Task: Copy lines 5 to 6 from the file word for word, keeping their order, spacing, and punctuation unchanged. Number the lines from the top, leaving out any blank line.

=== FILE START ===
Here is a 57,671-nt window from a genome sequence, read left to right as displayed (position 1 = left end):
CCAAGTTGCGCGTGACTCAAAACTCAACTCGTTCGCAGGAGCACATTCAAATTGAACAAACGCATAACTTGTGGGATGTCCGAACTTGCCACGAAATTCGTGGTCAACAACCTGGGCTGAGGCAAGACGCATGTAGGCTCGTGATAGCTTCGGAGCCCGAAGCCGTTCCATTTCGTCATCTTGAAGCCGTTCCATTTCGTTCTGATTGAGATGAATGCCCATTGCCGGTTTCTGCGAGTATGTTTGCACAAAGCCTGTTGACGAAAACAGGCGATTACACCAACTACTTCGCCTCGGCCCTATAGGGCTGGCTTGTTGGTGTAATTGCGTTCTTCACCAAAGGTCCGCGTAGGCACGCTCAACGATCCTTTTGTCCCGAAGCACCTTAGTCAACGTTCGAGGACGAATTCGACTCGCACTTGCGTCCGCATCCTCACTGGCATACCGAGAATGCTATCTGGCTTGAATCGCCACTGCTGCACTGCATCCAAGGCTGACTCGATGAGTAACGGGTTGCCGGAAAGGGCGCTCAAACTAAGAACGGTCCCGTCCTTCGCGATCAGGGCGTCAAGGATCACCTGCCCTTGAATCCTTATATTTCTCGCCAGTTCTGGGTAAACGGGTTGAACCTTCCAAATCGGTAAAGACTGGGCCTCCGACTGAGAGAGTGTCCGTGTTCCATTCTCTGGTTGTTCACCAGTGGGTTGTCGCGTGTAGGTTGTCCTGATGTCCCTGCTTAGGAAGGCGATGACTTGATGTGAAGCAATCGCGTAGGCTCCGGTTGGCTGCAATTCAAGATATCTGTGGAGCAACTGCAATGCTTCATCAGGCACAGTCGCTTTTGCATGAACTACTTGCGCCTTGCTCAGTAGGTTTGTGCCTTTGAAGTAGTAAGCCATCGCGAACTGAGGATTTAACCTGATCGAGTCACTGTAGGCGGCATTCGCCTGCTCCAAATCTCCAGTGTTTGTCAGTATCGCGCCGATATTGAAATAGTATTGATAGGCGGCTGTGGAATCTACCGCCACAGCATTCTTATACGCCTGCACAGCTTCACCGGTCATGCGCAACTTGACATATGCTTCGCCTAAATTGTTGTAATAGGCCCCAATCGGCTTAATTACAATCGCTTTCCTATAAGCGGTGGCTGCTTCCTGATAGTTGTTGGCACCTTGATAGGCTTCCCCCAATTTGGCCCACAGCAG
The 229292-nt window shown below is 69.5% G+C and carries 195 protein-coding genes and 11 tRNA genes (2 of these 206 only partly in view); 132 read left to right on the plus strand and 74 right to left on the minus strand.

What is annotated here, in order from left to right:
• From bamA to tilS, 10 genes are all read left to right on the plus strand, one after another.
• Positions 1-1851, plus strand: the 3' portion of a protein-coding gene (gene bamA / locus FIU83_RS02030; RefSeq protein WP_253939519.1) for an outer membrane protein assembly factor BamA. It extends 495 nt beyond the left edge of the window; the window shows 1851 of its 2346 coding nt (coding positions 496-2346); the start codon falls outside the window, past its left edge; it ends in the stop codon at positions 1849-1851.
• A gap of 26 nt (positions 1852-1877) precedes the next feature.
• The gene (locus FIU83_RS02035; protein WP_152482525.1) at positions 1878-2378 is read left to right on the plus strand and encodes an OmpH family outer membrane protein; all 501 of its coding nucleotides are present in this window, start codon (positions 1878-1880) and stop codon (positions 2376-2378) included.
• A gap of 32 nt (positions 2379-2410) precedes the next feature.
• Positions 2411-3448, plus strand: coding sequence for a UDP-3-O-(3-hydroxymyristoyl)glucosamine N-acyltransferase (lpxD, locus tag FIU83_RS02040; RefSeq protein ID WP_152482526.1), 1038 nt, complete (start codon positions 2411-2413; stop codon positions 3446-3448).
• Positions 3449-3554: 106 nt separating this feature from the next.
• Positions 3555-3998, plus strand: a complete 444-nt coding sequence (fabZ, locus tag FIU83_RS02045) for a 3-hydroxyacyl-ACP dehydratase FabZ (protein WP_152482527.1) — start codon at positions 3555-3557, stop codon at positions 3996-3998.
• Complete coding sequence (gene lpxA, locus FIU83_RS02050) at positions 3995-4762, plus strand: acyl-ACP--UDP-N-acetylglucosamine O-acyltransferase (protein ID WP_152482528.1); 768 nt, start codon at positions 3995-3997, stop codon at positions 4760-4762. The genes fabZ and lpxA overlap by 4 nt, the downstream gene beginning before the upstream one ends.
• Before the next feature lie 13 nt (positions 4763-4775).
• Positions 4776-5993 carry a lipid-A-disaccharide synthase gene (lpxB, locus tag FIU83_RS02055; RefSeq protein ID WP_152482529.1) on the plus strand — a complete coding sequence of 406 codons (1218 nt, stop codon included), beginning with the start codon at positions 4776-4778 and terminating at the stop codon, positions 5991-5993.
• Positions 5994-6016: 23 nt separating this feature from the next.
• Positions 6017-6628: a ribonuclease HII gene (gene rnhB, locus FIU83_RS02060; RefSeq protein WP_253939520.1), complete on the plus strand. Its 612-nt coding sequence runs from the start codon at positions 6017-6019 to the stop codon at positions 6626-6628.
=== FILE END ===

• From bamA to tilS, 10 genes are all read left to right on the plus strand, one after another.
• Positions 1-1851, plus strand: the 3' portion of a protein-coding gene (gene bamA / locus FIU83_RS02030; RefSeq protein WP_253939519.1) for an outer membrane protein assembly factor BamA. It extends 495 nt beyond the left edge of the window; the window shows 1851 of its 2346 coding nt (coding positions 496-2346); the start codon falls outside the window, past its left edge; it ends in the stop codon at positions 1849-1851.